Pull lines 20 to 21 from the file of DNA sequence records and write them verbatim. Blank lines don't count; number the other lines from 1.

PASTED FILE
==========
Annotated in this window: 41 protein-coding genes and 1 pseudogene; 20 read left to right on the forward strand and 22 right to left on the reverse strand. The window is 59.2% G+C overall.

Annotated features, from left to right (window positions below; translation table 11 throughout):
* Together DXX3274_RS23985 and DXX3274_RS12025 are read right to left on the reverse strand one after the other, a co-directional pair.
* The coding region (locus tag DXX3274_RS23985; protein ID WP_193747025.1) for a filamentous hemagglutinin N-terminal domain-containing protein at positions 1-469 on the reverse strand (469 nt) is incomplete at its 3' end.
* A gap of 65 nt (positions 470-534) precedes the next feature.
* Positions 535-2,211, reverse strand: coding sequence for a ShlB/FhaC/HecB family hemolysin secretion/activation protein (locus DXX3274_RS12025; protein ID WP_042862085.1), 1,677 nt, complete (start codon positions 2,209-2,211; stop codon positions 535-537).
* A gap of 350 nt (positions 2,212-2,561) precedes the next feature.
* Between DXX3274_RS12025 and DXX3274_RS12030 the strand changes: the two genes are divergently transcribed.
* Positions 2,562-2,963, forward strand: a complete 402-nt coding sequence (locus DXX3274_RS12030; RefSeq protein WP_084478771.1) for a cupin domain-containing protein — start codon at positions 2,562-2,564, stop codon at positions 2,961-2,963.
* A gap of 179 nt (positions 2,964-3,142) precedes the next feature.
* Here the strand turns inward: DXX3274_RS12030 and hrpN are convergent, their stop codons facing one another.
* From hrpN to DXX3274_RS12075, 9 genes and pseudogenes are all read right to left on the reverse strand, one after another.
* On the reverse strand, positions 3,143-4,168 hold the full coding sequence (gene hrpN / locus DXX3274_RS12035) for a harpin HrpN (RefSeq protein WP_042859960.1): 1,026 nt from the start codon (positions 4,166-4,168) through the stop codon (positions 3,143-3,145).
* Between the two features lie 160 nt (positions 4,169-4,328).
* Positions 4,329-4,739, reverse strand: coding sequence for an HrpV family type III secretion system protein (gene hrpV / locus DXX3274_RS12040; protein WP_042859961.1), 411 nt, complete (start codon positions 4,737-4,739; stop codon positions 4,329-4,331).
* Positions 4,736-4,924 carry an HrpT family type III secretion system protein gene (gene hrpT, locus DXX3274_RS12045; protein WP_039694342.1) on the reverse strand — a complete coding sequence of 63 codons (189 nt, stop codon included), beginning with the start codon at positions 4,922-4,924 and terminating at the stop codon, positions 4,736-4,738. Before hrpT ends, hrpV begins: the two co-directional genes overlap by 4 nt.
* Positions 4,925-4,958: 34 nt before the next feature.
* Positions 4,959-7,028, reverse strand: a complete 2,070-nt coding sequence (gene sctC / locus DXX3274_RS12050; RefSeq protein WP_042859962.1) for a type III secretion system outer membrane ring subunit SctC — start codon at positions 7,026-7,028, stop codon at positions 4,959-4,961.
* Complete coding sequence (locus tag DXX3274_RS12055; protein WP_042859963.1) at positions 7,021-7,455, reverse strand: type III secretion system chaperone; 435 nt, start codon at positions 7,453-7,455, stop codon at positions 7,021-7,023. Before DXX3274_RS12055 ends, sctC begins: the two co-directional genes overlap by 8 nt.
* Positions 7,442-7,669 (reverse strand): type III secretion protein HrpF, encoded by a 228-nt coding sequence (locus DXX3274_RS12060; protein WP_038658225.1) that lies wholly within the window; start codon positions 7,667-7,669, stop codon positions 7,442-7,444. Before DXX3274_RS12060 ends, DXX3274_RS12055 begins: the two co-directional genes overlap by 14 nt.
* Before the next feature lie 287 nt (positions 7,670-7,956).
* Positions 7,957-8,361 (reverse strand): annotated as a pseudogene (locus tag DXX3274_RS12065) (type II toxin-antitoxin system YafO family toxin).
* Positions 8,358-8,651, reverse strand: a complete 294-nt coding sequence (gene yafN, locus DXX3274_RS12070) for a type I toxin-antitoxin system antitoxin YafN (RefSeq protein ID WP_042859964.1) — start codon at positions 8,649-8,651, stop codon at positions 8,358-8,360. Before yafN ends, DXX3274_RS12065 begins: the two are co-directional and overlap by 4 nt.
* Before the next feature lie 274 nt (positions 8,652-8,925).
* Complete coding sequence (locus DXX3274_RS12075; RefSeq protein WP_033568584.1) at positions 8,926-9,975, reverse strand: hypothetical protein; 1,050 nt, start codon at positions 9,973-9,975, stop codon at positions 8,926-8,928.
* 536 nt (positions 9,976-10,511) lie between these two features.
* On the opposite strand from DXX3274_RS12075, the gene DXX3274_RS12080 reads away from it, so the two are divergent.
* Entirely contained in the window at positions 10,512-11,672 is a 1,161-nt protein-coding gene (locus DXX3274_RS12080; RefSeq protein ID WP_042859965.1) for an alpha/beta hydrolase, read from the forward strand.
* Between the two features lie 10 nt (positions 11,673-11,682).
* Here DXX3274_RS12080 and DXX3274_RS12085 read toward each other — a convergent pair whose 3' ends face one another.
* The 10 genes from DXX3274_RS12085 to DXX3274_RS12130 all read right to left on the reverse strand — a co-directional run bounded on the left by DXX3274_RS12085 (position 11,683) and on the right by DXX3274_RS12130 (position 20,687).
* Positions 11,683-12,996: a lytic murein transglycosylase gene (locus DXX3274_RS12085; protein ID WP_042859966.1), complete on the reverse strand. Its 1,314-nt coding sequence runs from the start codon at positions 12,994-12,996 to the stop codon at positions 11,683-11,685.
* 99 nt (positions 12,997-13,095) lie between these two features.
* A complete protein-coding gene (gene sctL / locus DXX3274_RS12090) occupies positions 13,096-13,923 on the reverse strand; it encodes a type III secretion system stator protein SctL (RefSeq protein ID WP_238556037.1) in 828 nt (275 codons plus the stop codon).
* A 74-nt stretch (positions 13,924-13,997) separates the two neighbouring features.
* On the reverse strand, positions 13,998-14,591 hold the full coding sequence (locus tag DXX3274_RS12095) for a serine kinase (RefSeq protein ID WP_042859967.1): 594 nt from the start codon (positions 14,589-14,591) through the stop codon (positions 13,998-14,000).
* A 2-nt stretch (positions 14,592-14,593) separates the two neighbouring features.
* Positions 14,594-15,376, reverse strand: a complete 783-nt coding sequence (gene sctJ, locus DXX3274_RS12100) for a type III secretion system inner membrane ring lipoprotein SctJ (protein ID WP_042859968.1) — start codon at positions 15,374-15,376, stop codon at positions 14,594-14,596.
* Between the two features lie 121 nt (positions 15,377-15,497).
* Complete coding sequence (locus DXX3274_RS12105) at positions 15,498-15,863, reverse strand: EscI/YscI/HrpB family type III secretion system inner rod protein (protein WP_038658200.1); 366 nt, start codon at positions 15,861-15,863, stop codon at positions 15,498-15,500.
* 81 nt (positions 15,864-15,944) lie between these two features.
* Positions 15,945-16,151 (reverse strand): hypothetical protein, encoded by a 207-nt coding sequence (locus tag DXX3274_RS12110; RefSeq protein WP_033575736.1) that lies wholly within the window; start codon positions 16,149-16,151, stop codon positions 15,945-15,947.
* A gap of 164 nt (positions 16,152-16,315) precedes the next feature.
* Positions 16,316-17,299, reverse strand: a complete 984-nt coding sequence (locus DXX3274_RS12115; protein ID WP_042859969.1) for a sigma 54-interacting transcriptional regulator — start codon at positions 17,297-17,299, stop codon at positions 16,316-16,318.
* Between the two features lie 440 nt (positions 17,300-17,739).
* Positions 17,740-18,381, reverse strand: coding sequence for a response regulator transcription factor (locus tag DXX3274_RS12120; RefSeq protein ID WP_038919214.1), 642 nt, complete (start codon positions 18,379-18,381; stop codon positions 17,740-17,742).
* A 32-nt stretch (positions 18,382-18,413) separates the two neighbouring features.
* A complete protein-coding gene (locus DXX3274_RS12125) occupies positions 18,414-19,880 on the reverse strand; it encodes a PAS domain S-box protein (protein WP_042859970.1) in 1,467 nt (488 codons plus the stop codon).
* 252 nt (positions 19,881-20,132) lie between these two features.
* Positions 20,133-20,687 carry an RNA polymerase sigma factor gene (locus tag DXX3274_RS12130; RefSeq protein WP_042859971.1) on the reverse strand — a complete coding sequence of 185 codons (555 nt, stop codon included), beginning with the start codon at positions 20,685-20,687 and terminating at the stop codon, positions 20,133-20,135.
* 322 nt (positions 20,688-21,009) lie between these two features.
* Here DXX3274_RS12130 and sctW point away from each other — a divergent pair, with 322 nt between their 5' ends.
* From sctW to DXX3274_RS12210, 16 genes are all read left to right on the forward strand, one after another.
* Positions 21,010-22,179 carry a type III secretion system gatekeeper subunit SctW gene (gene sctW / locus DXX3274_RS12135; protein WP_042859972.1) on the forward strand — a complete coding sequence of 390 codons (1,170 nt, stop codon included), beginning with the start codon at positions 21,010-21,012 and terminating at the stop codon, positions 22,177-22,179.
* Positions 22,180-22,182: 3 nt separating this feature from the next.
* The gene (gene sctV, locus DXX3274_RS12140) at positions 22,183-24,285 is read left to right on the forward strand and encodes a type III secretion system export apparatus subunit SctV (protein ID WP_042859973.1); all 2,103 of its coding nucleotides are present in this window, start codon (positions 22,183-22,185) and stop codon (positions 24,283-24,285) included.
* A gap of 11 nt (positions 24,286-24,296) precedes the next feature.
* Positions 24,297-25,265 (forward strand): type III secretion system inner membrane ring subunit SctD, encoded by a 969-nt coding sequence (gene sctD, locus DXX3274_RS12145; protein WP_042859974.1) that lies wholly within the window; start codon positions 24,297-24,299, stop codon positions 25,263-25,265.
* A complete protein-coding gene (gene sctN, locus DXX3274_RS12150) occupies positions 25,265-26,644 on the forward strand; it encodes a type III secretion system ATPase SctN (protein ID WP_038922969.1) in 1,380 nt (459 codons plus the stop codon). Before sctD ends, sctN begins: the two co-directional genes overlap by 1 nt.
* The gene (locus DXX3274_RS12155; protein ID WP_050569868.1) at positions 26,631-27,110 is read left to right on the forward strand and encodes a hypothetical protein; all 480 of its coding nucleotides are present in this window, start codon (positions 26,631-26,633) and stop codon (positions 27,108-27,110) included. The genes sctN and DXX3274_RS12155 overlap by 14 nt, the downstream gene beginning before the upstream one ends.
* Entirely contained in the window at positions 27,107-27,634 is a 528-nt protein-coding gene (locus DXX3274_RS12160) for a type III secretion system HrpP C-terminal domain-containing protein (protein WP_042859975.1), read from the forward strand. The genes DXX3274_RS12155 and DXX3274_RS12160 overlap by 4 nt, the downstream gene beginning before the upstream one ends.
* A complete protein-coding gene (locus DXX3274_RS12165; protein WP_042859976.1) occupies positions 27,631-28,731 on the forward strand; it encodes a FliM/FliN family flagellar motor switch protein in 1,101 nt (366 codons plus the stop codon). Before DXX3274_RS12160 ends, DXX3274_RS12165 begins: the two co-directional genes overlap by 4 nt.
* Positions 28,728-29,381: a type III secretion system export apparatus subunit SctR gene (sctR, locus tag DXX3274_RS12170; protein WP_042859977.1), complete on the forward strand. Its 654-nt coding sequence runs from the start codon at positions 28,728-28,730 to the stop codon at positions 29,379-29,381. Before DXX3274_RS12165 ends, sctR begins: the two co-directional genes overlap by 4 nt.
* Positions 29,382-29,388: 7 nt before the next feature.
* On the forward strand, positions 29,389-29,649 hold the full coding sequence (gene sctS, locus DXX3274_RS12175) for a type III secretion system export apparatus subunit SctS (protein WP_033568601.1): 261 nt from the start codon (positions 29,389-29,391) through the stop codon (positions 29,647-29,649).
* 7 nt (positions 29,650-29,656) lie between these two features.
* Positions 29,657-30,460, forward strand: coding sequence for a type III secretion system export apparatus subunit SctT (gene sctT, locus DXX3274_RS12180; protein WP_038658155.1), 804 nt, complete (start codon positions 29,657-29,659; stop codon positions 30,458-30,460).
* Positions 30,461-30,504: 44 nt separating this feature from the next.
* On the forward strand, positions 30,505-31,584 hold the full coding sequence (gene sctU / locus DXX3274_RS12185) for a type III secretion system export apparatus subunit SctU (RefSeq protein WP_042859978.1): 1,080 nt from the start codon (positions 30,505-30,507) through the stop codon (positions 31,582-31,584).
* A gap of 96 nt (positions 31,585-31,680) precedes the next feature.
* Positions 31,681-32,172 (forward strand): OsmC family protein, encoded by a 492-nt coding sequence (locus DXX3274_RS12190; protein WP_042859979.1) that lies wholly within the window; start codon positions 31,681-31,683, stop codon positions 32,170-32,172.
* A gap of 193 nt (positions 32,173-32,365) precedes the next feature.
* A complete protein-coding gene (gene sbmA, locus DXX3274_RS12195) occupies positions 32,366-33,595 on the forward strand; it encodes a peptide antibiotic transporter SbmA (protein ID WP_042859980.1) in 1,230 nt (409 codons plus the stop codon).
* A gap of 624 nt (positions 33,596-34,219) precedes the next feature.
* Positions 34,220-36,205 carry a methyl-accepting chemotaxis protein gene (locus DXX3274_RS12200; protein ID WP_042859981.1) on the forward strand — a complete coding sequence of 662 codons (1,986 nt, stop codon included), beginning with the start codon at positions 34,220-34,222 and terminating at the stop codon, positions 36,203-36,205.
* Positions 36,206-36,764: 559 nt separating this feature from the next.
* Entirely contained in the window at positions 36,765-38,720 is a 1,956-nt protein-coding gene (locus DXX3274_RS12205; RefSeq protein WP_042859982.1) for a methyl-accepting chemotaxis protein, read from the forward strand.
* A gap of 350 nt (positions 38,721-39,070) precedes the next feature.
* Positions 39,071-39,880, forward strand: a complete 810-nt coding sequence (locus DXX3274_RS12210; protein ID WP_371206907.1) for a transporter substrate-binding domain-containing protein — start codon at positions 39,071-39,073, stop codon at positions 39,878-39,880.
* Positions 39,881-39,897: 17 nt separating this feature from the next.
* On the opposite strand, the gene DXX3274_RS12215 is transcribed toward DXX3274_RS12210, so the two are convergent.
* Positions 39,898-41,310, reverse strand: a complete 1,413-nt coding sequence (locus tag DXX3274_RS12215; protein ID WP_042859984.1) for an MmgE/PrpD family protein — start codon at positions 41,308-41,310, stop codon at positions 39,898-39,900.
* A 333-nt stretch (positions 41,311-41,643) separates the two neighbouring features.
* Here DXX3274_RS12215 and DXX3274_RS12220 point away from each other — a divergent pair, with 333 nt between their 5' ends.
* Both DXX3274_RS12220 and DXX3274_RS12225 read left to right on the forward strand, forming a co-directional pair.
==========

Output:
* Positions 7,442-7,669 (reverse strand): type III secretion protein HrpF, encoded by a 228-nt coding sequence (locus DXX3274_RS12060; protein WP_038658225.1) that lies wholly within the window; start codon positions 7,667-7,669, stop codon positions 7,442-7,444. Before DXX3274_RS12060 ends, DXX3274_RS12055 begins: the two co-directional genes overlap by 14 nt.
* Before the next feature lie 287 nt (positions 7,670-7,956).